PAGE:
Redefin­ing every­thing from the Sup­ple­men­tal Nutri­tion Assis­tance Pro­gram (SNAP, for­mer­ly known as food stamps) to Med­ic­aid to Unem­ploy­ment Insur­ance to child care assis­tance as wel­fare” has long been part of con­ser­v­a­tives’ play­book, as my col­league Shawn Frem­stad has point­ed out. The term has a deeply racial­ly charged his­to­ry in the Unit­ed States, evok­ing decades of racial stereo­types about pover­ty and the peo­ple who expe­ri­ence it. By using dog-whis­tle terms like wel­fare, Trump is erect­ing a smoke­screen in the shape of Pres­i­dent Reagan’s myth of the wel­fare queen” — so we don’t notice that he’s com­ing after the entire work­ing and mid­dle class.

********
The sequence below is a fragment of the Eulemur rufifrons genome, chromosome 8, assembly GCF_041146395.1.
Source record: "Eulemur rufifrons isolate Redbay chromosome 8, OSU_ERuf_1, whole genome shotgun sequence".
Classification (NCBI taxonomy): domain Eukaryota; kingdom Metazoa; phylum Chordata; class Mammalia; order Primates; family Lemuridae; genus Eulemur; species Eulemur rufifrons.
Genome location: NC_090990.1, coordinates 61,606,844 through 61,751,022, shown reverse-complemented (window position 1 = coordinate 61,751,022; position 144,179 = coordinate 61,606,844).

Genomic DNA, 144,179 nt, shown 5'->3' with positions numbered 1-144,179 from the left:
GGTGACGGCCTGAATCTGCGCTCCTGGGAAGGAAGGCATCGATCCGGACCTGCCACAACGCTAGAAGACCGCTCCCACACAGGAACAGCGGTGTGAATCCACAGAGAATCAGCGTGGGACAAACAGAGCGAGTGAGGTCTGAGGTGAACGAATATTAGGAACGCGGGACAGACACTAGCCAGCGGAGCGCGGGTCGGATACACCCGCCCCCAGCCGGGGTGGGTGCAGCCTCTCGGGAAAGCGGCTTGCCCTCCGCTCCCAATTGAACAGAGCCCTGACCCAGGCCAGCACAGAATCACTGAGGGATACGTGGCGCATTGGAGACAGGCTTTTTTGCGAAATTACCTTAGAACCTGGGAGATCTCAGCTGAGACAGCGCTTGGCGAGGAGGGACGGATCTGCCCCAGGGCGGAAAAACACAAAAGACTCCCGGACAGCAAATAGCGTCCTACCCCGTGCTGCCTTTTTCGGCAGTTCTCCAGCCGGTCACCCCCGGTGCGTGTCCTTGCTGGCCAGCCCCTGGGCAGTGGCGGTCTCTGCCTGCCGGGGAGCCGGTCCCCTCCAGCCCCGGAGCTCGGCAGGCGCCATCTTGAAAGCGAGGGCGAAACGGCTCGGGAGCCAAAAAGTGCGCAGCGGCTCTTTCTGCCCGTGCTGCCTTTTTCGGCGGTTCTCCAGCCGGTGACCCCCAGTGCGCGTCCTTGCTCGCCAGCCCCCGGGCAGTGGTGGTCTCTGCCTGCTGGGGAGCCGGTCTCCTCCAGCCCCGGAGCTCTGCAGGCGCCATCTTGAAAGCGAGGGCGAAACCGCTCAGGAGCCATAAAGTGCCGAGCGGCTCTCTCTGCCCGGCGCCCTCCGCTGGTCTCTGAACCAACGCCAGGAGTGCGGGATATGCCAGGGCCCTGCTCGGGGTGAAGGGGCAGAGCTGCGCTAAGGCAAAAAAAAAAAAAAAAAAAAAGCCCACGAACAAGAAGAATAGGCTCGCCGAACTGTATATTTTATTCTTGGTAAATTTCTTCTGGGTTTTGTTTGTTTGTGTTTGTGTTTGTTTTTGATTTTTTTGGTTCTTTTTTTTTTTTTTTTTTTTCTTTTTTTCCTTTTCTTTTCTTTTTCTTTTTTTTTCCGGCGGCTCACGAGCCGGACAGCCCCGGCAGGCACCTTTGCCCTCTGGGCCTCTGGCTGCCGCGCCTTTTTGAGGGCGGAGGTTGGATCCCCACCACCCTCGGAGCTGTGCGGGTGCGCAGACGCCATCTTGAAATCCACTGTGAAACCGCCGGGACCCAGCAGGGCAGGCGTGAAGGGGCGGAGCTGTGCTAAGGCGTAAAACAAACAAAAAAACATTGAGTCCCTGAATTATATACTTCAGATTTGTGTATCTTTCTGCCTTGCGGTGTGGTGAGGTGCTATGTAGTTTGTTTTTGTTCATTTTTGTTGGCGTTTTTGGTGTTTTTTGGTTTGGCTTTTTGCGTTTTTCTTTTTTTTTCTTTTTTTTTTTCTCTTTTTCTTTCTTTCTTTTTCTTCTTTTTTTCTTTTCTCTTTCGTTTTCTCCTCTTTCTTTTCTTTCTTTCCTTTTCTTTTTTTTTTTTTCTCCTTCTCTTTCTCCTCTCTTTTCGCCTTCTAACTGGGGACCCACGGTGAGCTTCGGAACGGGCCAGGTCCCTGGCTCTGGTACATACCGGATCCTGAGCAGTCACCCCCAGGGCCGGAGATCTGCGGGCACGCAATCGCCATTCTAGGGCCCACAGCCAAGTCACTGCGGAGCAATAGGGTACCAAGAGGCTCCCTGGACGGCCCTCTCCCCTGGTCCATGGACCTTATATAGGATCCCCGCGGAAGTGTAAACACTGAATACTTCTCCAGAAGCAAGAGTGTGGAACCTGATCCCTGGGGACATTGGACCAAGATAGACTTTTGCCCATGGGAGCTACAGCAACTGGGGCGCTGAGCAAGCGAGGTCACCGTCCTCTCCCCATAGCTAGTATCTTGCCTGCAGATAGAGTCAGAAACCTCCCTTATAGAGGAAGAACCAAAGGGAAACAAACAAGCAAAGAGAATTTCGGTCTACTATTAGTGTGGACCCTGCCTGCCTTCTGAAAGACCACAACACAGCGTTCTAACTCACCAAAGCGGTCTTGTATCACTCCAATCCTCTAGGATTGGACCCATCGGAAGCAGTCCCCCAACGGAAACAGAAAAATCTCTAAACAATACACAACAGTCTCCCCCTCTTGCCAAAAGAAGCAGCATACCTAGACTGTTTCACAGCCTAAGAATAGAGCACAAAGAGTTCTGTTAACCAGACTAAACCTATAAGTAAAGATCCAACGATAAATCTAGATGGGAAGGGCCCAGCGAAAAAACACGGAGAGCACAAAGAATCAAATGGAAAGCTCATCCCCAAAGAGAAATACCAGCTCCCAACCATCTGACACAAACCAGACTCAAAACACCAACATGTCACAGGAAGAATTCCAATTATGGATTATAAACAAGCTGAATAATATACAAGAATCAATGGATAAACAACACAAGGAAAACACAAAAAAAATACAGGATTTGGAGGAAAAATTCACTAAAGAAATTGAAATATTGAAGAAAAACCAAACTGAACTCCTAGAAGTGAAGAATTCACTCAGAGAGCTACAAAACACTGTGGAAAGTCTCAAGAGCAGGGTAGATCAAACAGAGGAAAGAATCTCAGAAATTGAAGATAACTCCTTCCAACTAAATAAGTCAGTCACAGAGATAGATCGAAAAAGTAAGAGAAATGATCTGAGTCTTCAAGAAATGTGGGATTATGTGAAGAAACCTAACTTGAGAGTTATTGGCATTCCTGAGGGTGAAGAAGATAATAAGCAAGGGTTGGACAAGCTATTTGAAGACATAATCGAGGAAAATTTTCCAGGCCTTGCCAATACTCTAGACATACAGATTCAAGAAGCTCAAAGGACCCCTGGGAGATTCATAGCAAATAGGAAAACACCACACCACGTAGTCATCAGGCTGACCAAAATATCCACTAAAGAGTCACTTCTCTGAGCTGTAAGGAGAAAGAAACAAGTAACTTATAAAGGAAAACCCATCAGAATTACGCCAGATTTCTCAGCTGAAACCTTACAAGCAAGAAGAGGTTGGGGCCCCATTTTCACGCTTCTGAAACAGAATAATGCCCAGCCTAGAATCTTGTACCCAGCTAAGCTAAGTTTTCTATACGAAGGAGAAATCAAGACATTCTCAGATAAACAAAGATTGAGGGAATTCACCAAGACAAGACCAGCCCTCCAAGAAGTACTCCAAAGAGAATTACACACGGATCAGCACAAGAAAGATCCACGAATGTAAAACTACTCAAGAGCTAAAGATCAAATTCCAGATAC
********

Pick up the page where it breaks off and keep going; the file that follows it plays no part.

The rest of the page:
The fact is, we don’t have wel­fare in Amer­i­ca any­more. What’s left of America’s tat­tered safe­ty net is mea­ger at best, and — con­trary to the claim in Trump’s exec­u­tive order that it leads to gov­ern­ment depen­dence” — it’s light-years away from enough to live on.

Take the Sup­ple­men­tal Nutri­tion Assis­tance Pro­gram. SNAP pro­vides an aver­age of just $1.40 per per­son per meal. Most fam­i­lies run out of SNAP by the third week of the month because it’s so far from enough to feed a fam­i­ly on.

Then there’s hous­ing assis­tance, which reach­es just 1 in 5 eli­gi­ble low-income fam­i­lies. Those left with­out help can spend up to 80 per­cent of their income on rent and util­i­ties each month, while they remain on decades-long wait­lists for assis­tance.